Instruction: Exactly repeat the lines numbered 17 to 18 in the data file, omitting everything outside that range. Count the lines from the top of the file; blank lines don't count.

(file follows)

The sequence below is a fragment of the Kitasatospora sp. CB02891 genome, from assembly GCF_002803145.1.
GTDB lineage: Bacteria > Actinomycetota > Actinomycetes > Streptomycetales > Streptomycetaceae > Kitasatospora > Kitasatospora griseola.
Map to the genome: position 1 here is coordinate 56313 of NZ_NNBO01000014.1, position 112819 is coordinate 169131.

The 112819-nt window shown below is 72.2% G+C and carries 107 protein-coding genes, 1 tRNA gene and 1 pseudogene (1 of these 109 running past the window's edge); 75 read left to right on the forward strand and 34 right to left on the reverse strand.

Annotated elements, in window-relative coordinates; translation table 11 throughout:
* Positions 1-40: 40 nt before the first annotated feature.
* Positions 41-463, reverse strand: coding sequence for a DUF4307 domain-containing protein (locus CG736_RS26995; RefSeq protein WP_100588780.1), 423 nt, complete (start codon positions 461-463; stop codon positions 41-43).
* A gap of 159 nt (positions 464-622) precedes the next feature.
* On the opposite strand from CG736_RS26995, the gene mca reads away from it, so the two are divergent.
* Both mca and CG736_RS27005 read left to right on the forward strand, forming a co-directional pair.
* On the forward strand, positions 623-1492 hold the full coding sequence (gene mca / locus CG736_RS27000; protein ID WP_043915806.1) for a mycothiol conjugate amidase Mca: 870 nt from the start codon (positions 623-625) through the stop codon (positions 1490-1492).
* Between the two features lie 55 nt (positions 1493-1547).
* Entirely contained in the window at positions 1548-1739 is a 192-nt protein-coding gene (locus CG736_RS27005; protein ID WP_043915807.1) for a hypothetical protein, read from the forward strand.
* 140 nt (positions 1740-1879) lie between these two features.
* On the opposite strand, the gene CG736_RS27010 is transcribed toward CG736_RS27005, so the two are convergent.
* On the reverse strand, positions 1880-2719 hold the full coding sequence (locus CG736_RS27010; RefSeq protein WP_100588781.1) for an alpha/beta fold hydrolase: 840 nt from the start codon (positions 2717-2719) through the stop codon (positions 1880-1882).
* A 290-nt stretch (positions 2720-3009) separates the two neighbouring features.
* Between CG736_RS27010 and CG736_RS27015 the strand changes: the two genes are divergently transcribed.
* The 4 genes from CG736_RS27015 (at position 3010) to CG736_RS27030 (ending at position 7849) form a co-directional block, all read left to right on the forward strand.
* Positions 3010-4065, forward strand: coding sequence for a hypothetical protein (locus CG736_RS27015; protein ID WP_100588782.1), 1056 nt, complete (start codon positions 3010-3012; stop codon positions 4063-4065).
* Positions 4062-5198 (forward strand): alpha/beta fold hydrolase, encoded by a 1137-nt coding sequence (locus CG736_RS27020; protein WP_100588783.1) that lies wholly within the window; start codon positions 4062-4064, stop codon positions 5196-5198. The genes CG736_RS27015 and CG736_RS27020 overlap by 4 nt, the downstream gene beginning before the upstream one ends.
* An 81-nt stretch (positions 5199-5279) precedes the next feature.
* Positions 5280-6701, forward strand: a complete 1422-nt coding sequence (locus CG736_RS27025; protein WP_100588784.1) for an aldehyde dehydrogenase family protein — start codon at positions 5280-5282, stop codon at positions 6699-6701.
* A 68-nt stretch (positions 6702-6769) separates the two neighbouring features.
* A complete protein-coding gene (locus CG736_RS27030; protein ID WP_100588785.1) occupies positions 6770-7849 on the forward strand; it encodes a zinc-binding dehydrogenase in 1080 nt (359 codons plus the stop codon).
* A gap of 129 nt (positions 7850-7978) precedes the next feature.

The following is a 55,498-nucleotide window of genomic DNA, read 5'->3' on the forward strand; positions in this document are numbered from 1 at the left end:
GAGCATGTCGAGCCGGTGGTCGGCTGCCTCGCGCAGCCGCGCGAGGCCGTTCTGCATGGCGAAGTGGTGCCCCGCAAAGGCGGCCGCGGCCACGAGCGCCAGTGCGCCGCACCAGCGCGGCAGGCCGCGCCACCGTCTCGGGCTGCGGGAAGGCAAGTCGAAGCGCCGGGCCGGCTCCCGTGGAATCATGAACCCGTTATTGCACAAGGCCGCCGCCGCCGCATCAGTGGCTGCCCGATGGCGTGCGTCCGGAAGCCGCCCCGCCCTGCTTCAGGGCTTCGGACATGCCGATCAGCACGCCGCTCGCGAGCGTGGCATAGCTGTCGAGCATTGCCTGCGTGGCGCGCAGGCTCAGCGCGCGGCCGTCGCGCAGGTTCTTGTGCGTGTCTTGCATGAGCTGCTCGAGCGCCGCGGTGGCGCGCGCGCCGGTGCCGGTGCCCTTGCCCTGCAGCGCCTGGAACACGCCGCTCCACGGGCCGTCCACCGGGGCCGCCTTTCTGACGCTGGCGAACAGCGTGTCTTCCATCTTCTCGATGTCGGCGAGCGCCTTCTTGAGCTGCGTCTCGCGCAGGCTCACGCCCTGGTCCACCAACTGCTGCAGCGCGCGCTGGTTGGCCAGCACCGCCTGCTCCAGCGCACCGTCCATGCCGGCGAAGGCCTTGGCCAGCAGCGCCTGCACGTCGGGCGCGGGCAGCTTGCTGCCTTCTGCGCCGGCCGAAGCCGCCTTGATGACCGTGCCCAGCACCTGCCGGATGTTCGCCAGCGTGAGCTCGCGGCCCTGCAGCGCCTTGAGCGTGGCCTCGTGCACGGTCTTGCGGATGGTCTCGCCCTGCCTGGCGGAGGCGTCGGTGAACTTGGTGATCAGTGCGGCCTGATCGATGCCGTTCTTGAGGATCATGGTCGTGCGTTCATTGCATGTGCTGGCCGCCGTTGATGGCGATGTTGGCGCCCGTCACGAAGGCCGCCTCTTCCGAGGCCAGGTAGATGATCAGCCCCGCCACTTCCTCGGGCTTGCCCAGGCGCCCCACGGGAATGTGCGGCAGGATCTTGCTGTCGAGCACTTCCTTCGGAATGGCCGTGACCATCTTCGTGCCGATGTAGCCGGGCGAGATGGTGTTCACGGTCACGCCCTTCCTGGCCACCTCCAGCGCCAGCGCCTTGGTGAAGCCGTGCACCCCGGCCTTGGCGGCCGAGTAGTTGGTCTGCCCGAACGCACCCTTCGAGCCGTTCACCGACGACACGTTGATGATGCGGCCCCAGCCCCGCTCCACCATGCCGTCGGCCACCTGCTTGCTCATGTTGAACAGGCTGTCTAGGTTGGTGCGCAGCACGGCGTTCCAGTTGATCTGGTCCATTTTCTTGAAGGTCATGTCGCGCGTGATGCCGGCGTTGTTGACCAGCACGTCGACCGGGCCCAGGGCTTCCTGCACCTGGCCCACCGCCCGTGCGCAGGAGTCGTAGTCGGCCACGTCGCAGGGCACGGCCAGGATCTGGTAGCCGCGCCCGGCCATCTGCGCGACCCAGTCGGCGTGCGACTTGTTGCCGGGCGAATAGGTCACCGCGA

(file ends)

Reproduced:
* A 290-nt stretch (positions 2720-3009) separates the two neighbouring features.
* Between CG736_RS27010 and CG736_RS27015 the strand changes: the two genes are divergently transcribed.